Why should we care? One might think ‘If landowners effortlessly get richer, good for them; it is not as if they are harming the community around their plot.’ Except they are. To understand this, it is crucial to recognize that the property market is a zero-sum game — a landowner’s wealth increase invariably comes at someone else’s expense. This is evident in the way surging land costs mechanically raise the prices of the houses on that land (for instance, in 2016, land alone made up 70% of house price in the UK). Put bluntly, when a baby-boomer sells their house after its value has, aptly put, gone through the roof, it signifies that the millennial buying it must allocate a larger portion of their income for the purchase (if they can afford it at all). Many nations of the OECD, a club of mostly rich countries, such as Finland and the Netherlands, face a median mortgage and rent burden representing 30% of disposable income. As a result, homeowners and tenants must cut back on their other spending — which is problematic, since such consumption enhances the economy.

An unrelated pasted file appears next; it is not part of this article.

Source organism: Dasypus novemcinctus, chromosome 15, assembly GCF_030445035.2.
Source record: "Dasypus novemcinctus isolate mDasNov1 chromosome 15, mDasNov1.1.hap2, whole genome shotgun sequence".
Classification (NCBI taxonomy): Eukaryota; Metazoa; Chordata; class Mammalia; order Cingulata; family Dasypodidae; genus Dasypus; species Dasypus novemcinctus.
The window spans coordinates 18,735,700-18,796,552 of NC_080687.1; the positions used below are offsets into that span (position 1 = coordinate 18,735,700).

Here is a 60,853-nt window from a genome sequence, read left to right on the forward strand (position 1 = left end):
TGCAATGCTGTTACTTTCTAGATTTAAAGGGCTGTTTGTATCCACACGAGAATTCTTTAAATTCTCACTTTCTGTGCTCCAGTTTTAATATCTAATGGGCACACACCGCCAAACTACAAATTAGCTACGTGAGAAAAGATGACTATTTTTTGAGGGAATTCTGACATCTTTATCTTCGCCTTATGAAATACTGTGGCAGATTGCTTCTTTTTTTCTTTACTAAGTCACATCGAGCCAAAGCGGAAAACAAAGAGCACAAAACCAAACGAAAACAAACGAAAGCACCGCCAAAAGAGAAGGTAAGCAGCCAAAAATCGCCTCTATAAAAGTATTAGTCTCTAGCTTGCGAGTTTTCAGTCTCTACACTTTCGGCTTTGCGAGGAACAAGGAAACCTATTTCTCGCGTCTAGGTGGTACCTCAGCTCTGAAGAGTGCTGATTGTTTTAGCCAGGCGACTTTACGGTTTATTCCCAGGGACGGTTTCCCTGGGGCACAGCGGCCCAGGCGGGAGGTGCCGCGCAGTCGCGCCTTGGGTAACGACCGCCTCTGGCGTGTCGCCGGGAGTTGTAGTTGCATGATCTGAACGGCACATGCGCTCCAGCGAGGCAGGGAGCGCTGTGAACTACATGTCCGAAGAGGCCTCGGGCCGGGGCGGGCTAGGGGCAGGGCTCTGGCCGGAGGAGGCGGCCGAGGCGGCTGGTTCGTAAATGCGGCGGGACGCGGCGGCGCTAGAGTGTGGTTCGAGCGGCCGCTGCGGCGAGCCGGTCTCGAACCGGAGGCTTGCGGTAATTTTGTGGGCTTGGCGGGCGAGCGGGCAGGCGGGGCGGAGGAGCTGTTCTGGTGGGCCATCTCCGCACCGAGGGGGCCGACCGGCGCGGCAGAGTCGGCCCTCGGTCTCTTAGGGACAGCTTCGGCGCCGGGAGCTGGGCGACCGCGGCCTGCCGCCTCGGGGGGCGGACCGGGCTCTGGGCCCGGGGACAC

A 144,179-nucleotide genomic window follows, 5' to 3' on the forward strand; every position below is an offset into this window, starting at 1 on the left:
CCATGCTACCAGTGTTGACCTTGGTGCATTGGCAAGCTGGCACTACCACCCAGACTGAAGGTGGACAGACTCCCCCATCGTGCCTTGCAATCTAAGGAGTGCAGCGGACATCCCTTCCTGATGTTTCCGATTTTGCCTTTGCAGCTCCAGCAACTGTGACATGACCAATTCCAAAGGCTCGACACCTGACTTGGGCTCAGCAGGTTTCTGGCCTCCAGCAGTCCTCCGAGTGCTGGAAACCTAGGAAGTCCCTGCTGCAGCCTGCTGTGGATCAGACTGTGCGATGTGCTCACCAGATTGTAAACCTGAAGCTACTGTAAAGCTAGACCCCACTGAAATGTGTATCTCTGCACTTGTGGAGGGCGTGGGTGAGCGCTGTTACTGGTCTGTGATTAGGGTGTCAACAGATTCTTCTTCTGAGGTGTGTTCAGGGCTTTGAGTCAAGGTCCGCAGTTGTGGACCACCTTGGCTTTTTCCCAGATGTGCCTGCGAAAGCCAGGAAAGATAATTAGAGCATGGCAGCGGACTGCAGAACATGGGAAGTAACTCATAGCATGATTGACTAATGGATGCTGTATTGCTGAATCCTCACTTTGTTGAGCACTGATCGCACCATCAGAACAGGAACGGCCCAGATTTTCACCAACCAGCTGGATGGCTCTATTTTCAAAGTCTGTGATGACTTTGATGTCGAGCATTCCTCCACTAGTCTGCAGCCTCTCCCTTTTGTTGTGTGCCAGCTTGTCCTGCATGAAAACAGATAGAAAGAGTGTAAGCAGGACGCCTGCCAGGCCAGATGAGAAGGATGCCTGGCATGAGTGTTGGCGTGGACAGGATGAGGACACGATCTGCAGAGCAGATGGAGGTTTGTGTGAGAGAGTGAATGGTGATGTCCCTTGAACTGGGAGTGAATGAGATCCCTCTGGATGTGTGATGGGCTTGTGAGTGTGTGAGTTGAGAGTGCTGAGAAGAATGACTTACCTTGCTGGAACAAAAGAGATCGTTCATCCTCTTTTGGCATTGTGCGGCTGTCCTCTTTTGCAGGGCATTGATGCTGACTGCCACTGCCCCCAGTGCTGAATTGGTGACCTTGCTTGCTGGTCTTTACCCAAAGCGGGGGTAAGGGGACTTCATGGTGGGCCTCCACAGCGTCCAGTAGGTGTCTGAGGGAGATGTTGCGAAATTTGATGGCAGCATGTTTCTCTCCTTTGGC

It is thus not surprising that classical economists worried about landowners monopolising the proceeds of economic growth. They feared this would diminish productive investments unless the rents were fully invested into capital projects that prop up the economy. Failure to do so could lead to stagnant productivity, increased inequality and unemployment.
In that regard, the UK serves as a stark warning of the dangers of poor land management, particularly when land is treated as just another financial asset. Margaret Thatcher, a principal architect of this turmoil, implemented reforms that deregulated mortgage markets, effectively turbocharging the commodification of real estate. This change created a frenzy of speculation, causing house prices to soar. As a result, not only has the broader economy been impacted, but home affordability has also been severely undermined.